Did you know you can write and publish a book just like Robert Kiyosaki? You can even write a novel online, especially now since AI tools can help you do it faster.
Robert’s unique blend of independent financial thinking and motivational tone has made his book one of the most renowned in the field of personal finance.
Other related books include “Rich Dad’s Guide to Investing” and “Cashflow Quadrant: Rich Dad’s Guide to Financial Freedom”.
Who Should Read It?
Rich Dad Poor Dad should be on the reading list of anyone feeling trapped in the endless cycle of working solely for money but never getting ahead.
It challenges conventional wisdom about earning, saving, and investing, making it a must-read whether you’re living paycheck to paycheck or already involved in the stock market. For personal finance wisdom, this informative book is a must-have in your financial education.
Readers aspiring for a comfortable retirement, passive income generation, and financial freedom will discover immense value in Rich Dad, Poor Dad.
This book also serves as an invaluable resource for parents wishing to teach their children sound money management practices.
Although some practical investment experience would be beneficial, Kiyosaki presents the concepts in an accessible manner for most readers.
By keeping an open mind, anyone can gain a wealth of knowledge from Rich Dad Poor Dad, regardless of their current financial situation.
Rich Dad, Poor Dad Reviews
Overall the online book reviews are good. On Goodreads, the overall book review and rating is 4.12 stars out of five.
Over 270,000 ratings and reviews are 5 stars. And on Amazon, the overall ratings are 4.7 out 5, showing a positive book review overall and a recommendation by many people to read it.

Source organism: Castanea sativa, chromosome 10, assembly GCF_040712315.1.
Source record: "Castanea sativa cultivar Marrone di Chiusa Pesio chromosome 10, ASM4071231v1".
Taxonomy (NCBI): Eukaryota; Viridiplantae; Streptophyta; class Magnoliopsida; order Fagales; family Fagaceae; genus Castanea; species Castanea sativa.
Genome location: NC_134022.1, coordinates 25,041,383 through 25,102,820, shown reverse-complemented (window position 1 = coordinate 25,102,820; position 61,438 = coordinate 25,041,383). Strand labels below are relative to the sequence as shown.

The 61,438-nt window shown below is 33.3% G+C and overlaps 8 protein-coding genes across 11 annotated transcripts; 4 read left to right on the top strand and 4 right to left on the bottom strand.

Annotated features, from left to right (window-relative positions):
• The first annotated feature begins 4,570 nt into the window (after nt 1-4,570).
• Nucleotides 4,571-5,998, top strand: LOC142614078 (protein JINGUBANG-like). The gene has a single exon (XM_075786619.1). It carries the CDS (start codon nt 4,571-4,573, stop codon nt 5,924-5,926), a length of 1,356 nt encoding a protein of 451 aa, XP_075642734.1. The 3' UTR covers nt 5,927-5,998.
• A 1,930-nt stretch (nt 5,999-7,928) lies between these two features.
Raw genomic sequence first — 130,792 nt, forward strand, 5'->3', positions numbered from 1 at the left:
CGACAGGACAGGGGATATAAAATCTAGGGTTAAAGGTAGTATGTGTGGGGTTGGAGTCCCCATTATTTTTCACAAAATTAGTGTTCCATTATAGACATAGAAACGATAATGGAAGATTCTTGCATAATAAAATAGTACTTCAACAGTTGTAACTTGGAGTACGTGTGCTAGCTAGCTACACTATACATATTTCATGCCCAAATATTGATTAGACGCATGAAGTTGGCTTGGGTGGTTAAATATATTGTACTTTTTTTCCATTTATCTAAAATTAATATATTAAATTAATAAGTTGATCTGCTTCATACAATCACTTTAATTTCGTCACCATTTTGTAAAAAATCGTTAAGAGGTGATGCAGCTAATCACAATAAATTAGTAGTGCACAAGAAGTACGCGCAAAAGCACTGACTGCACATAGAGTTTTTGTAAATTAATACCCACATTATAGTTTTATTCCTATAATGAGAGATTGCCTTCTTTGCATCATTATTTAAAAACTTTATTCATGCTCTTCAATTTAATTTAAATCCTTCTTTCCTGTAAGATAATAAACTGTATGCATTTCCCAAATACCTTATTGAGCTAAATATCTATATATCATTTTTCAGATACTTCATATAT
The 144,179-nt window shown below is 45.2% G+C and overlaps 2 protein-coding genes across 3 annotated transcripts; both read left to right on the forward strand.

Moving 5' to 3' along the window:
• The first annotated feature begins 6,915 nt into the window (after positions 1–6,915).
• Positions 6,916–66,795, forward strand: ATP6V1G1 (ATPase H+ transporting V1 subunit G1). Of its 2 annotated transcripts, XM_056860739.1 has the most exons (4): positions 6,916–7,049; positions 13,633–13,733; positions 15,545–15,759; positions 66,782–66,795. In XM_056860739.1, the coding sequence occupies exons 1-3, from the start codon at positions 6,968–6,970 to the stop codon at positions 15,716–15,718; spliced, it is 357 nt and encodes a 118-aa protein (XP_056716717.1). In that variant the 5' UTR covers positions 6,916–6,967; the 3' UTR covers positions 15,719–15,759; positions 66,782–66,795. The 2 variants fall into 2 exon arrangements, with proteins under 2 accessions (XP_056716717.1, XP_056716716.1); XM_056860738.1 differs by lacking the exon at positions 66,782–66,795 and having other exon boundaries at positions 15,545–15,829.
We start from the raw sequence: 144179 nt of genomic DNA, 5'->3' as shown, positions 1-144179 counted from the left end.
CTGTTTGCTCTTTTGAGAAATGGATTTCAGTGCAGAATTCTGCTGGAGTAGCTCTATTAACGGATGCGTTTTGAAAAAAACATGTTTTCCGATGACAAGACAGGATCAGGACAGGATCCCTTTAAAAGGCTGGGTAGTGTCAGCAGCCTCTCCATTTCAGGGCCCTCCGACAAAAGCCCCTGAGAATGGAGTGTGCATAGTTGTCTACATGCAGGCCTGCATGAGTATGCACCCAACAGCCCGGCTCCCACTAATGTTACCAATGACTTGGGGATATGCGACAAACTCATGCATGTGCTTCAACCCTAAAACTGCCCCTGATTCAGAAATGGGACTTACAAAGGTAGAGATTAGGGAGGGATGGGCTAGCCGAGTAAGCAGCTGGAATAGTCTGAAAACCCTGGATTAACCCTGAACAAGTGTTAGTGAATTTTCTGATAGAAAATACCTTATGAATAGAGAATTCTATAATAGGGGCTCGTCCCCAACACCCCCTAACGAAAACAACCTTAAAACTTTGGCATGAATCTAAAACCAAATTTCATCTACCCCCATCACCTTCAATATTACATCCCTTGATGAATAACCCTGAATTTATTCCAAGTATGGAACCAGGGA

The whole point of this Rich Dad Poor Dad review is to tell you whether it is worth reading or not! It is.
I was amazed by Robert Kiyosaki’s perspective on money and investing when I first read Rich Dad Poor Dad.
Even though the book was written in the 90s, the lessons on escaping the “rat race” and breaking free from monetary dependency are timeless.
If you want to increase your financial literacy, you have to have this personal finance book on your shelf. So absolutely a positive book review!
Here is a recap of some key takeaways from the book:
Focus on assets, not liabilities. Rich individuals acquire assets that generate income, whereas the middle class and poor tend to spend their money on liabilities.
Become financially literate. Dedicate time to learning about money management, accounting, investing, markets, and the law. Acquiring financial intelligence is crucial for building wealth.
Mind your own business. Gain control by starting a business and making investments, rather than depending solely on a paycheck.
Make money work for you. Passive income and asset appreciation are key to growing your wealth through capital gains and cash flow.
Retire rich, not poor. Master the art of investing early on, so you’re not solely reliant on savings accounts and social security.